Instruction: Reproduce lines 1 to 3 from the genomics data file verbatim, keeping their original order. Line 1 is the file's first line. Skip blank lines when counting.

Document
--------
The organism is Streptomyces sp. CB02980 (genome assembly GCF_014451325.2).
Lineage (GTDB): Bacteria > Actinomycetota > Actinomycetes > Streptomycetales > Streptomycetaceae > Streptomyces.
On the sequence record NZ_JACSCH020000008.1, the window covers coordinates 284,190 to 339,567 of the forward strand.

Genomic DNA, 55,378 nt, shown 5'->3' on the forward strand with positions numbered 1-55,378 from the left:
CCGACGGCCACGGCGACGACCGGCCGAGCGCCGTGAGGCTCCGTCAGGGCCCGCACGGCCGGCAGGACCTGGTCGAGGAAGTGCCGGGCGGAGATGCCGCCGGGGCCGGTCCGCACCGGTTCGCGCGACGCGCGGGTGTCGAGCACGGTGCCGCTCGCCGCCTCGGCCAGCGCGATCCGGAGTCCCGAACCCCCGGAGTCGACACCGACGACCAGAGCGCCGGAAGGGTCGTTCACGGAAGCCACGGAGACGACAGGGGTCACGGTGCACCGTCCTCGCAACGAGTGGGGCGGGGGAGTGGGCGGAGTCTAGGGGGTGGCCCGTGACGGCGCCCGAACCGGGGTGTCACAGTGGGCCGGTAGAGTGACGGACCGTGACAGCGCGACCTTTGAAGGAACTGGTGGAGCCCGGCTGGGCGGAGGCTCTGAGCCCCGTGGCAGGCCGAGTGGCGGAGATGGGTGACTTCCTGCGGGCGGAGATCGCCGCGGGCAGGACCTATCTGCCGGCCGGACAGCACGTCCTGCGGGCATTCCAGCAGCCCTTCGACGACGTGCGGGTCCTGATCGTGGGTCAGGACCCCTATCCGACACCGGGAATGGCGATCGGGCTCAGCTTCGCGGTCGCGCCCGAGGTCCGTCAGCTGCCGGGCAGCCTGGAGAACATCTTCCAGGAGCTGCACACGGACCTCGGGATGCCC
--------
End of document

The organism is Streptomyces sp. CB02980 (genome assembly GCF_014451325.2).
Lineage (GTDB): Bacteria > Actinomycetota > Actinomycetes > Streptomycetales > Streptomycetaceae > Streptomyces.
On the sequence record NZ_JACSCH020000008.1, the window covers coordinates 284,190 to 339,567 of the forward strand.